Many of the ethical concerns stem from a question of responsibility, especially when AI is applied to patient care. How does the FDA approve a constantly changing technology? Because many AI applications continuously improve by the data inputs they receive, the technology evolves each time it is used. This process is completely different from technologies of the past that the FDA can approve and it can be difficult for patients and providers to trust a machine learning algorithm without understanding its reasoning. Or, when something goes wrong, who is to blame – the provider who followed the algorithm’s recommendation or the AI provider? Without clear guidance, these concerns could be difficult to overcome.
A second area of ethical concern involves the data used to train the AI and data security. The more data available, the more accurate an algorithm will be and the deeper insights that can be generated. However, the data needs to be appropriately de-identified to maintain privacy. And any biases present in datasets could be amplified in the outcomes. Data security is a huge concern in healthcare and without the proper governance, artificial intelligence could pose another layer to the problem. Not only do you need the data to be secure, but you also need the AI solutions themselves to be secure and built for the changing regulations of healthcare.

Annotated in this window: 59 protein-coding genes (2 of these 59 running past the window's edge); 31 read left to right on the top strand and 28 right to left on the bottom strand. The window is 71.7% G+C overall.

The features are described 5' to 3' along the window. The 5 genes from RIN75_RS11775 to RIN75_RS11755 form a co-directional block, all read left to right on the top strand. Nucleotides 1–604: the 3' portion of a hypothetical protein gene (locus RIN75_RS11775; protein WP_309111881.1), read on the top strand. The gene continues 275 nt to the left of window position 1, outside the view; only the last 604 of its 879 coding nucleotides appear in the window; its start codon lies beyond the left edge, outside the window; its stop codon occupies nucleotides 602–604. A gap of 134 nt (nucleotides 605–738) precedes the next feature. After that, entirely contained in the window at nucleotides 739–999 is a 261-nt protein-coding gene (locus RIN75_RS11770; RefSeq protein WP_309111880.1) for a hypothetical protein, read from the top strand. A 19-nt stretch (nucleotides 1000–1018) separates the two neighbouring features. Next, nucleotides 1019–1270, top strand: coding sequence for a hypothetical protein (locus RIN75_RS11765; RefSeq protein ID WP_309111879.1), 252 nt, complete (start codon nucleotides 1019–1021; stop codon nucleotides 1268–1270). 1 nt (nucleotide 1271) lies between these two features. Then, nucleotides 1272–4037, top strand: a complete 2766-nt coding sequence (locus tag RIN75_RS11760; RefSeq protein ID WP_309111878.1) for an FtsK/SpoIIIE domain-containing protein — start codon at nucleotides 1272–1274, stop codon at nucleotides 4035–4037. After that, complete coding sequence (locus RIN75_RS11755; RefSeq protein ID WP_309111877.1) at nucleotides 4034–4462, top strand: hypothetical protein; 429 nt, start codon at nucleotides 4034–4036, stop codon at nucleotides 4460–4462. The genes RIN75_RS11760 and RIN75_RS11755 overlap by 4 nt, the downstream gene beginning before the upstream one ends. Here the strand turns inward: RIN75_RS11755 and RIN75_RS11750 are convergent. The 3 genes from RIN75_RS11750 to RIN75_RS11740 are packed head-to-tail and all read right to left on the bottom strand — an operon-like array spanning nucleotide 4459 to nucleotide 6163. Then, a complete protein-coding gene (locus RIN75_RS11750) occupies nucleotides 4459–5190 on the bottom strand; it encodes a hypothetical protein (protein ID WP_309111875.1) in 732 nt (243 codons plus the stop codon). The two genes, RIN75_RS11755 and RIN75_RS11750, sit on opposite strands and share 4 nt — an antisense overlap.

Besides the ethical concerns of the technology, there is also the ethical question of how this will affect work and employees. With headlines like, “Will a Robot take my Job” or “The Robots are Coming,” the fear caused by AI is real. Predictions for how many jobs AI can actually automate vary, but there is no doubt that the future of the workplace will be changed by artificial intelligence.